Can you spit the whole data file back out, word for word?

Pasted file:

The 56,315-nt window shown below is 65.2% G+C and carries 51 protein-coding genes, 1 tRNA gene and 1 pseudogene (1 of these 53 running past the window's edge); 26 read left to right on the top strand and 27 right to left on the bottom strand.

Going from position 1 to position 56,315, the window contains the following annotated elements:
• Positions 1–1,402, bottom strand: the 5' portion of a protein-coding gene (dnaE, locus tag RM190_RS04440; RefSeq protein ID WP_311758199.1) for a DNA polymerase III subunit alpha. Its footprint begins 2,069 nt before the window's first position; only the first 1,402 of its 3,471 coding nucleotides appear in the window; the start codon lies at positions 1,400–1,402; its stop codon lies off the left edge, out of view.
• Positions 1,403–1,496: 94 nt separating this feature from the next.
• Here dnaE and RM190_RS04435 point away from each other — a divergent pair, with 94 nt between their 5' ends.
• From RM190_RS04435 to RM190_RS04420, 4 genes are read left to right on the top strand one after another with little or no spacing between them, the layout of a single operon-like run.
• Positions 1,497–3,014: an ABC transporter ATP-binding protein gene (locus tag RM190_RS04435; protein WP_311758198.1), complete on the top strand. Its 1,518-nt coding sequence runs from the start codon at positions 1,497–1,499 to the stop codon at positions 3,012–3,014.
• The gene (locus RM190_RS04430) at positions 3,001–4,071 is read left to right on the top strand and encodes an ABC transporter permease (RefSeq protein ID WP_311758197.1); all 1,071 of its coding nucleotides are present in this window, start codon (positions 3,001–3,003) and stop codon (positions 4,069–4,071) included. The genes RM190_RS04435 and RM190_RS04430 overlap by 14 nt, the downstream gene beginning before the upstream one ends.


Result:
The 56,315-nt window shown below is 65.2% G+C and carries 51 protein-coding genes, 1 tRNA gene and 1 pseudogene (1 of these 53 running past the window's edge); 26 read left to right on the top strand and 27 right to left on the bottom strand.

Going from position 1 to position 56,315, the window contains the following annotated elements:
• Positions 1–1,402, bottom strand: the 5' portion of a protein-coding gene (dnaE, locus tag RM190_RS04440; RefSeq protein ID WP_311758199.1) for a DNA polymerase III subunit alpha. Its footprint begins 2,069 nt before the window's first position; only the first 1,402 of its 3,471 coding nucleotides appear in the window; the start codon lies at positions 1,400–1,402; its stop codon lies off the left edge, out of view.
• Positions 1,403–1,496: 94 nt separating this feature from the next.
• Here dnaE and RM190_RS04435 point away from each other — a divergent pair, with 94 nt between their 5' ends.
• From RM190_RS04435 to RM190_RS04420, 4 genes are read left to right on the top strand one after another with little or no spacing between them, the layout of a single operon-like run.
• Positions 1,497–3,014: an ABC transporter ATP-binding protein gene (locus tag RM190_RS04435; protein WP_311758198.1), complete on the top strand. Its 1,518-nt coding sequence runs from the start codon at positions 1,497–1,499 to the stop codon at positions 3,012–3,014.
• The gene (locus RM190_RS04430) at positions 3,001–4,071 is read left to right on the top strand and encodes an ABC transporter permease (RefSeq protein ID WP_311758197.1); all 1,071 of its coding nucleotides are present in this window, start codon (positions 3,001–3,003) and stop codon (positions 4,069–4,071) included. The genes RM190_RS04435 and RM190_RS04430 overlap by 14 nt, the downstream gene beginning before the upstream one ends.